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A 'false door‘Is, as its name indicates, the imitation of a door normally found in the funerary temples and tombs of Ancient Egypt. These doors have the function of being a path between the world of the living and that of the dead.
Deities or the dead could interact with the world of the living by passing through the doors or could receive offerings through them.
The 'false door' is one of the most common common items found in Egyptian tombs, and it is one of the architectural innovations that has been discovered in royal and non-royal tombs of early Old Kingdom. The ‘false door’ was used for the first time in Las Mastabas, during the III dynasty of the Old Kingdom, and it became almost a universal element in the tombs of the following dynasties, (especially the IV and VI).
During the 150 years that the 6th dynasty lasted under the rule of the pharaohs Pepi I, Merenra and Pepi II, the 'false door' underwent some modifications, which has allowed historians to date the tombs based on the style of the 'doors false '. After the First Intermediate Period, the popularity of the 'false door' declined, being replaced by a stele as the main element for funeral inscriptions.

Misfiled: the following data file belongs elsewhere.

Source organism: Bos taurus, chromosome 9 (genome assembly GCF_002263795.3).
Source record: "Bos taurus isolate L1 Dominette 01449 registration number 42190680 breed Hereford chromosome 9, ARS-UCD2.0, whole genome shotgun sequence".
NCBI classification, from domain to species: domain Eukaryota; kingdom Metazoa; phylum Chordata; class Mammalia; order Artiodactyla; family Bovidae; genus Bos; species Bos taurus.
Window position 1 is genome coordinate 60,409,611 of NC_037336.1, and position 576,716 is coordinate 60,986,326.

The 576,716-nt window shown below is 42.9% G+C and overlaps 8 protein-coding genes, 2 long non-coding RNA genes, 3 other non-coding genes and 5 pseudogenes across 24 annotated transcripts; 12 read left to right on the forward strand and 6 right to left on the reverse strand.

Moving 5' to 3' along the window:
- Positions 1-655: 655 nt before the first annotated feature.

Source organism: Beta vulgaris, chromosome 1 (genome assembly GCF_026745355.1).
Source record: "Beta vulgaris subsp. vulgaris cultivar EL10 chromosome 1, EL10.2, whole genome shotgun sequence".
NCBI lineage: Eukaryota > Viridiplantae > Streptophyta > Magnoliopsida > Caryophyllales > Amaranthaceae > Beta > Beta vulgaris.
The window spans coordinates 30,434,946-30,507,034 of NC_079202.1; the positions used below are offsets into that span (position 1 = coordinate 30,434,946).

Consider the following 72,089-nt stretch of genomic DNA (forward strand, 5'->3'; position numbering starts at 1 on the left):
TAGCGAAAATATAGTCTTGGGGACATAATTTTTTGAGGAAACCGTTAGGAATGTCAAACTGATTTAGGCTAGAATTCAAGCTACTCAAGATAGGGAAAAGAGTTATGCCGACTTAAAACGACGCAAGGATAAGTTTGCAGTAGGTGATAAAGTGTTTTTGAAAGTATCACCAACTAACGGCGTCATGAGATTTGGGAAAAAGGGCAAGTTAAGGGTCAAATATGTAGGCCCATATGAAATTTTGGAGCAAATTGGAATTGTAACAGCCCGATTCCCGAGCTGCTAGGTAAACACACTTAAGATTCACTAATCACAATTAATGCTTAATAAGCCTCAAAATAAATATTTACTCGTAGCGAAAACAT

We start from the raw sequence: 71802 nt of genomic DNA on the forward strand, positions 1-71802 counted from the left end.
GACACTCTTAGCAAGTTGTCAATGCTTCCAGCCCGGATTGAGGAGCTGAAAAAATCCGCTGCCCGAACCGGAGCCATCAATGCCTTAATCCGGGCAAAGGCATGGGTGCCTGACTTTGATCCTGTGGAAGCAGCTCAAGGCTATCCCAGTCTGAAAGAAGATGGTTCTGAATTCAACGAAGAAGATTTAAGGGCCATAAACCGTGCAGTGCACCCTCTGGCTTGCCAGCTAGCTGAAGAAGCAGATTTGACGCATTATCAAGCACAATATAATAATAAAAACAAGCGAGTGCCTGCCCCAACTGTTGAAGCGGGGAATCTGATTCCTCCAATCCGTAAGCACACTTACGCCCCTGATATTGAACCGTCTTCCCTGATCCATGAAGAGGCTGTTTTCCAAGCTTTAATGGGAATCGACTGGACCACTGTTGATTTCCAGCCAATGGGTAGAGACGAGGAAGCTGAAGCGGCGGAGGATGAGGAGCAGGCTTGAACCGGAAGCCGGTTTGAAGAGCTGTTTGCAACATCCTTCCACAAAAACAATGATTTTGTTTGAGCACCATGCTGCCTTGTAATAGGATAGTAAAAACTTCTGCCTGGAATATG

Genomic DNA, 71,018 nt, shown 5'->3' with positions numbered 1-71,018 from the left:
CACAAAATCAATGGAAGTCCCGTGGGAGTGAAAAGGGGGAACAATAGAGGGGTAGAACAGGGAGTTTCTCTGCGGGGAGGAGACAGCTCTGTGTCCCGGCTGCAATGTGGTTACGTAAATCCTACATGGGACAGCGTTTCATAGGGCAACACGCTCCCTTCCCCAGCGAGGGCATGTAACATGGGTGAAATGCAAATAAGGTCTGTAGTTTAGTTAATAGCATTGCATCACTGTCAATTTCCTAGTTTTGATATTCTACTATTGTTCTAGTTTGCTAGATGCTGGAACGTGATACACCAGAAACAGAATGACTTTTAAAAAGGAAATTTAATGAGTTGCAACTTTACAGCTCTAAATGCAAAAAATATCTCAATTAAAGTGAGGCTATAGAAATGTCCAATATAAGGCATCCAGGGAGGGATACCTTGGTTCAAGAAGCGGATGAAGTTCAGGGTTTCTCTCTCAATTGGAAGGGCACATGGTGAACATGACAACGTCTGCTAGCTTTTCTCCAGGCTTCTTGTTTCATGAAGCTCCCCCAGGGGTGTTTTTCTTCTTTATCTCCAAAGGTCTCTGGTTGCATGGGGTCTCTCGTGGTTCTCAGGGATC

The 'false door' was not a copy of a real door but the combination of a niche and a stela with hieroglyphic inscriptions. They were placed to the west of the main room of the chapel, known as the offering room.
Usually a door was put in front of the door where food and drinks were offered for the deceased. The food that was offered to the dead could be real food or a stela with carved food, symbolically.
The tables were normally built of stone and were decorated with drawings of offerings such as bread, beer and oxen among otherswas decorated and marked with the names and titles of the owner of the tomb.
For the ancient Egyptians, these doors were seen as the connection to the underworld and played an important role in the culture of death. The 'false door' is one of the most beautiful elements of the tombs and many have survived in their essence and in their same place, although others have been removed and taken to different museums.